Milton Glaser Ryan Yun

-encased blade and a hook-shaped piece that presses the tape against the blade, making a clean cut without the use of scissors. The pair created two prototypes, one for .8 inch-tape rolls and one for wider rolls of up to 2 inches. Unlike other tape dispensers, it has no exposed cutting edges. “We plan to buy a MakerBot and a 3D printer to continue our work with Snip-It,” said Marshall. “In the long term we hope to file a non-provisional patent application and eventually secure our own patent.”

Kovalcin credited the program with teaching students not only how to approach invention but also to formulate and present their ideas clearly. “Invention Factory gave us so much more than materials and ‘caffeination,’ “ she said. “It’s given us the skills we need to put our ideas in motion.”

Invention Factory has been made possible by generous funding from the Edward Durbin and Joan Morris Innovation Fund. Ed graduated from Cooper in 1948 with a degree in electrical engineering. We are deeply grateful for his support and encouragement of our students.

  • Founded by inventor, industrialist and philanthropist Peter Cooper in 1859, The Cooper Union for the Advancement of Science and Art offers education in art, architecture and engineering, as well as courses in the humanities and social sciences.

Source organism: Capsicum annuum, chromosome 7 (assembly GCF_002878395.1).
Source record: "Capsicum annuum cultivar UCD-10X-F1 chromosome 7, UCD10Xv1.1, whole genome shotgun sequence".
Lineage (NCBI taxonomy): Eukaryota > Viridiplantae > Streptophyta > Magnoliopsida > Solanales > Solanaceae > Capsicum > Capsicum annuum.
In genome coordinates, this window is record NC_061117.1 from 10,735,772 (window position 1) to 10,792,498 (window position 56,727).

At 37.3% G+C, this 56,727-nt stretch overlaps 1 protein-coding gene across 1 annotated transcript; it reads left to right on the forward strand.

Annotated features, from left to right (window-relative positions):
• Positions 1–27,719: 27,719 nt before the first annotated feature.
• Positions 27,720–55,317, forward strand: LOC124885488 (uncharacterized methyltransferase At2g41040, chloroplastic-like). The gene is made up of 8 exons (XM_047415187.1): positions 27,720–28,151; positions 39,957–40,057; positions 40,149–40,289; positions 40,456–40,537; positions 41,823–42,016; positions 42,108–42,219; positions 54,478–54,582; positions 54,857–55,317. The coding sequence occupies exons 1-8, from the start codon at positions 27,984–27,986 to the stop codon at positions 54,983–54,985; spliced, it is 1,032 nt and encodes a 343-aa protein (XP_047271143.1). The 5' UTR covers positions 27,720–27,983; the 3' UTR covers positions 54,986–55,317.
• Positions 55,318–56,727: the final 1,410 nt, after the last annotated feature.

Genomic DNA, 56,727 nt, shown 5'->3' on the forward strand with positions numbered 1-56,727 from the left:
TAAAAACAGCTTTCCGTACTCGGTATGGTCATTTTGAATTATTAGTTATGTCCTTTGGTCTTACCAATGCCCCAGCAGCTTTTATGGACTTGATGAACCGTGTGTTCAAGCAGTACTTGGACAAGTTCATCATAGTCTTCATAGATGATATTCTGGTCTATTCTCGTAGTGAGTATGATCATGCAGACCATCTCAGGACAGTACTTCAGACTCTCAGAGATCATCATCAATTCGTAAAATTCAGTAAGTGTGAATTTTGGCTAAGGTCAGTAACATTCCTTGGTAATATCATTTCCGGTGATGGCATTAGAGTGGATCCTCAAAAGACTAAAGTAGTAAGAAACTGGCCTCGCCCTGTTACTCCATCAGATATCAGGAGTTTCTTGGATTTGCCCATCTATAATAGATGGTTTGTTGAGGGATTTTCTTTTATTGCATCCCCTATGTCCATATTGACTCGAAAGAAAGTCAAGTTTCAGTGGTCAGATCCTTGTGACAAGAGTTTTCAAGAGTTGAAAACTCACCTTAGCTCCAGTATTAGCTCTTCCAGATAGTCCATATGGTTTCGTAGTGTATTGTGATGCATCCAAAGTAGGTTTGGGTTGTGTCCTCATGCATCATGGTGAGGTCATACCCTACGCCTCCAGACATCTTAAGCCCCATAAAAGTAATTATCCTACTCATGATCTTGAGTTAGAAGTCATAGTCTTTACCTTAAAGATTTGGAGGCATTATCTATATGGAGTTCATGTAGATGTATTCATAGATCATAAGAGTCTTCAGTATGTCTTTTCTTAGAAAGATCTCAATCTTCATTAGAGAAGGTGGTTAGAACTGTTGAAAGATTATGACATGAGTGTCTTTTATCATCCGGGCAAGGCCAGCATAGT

• “My feelings, my desires, my hopes, embrace humanity throughout the world,” Peter Cooper proclaimed in a speech in 1853. He looked forward to a time when, “knowledge shall cover the earth as waters cover the great deep.”

  • From its beginnings, Cooper Union was a unique institution, dedicated to founder Peter Cooper's proposition that education is the key not only to personal prosperity but to civic virtue and harmony.

  • Peter Cooper wanted his graduates to acquire the technical mastery and entrepreneurial skills, enrich their intellects and spark their creativity, and develop a sense of social justice that would translate into action.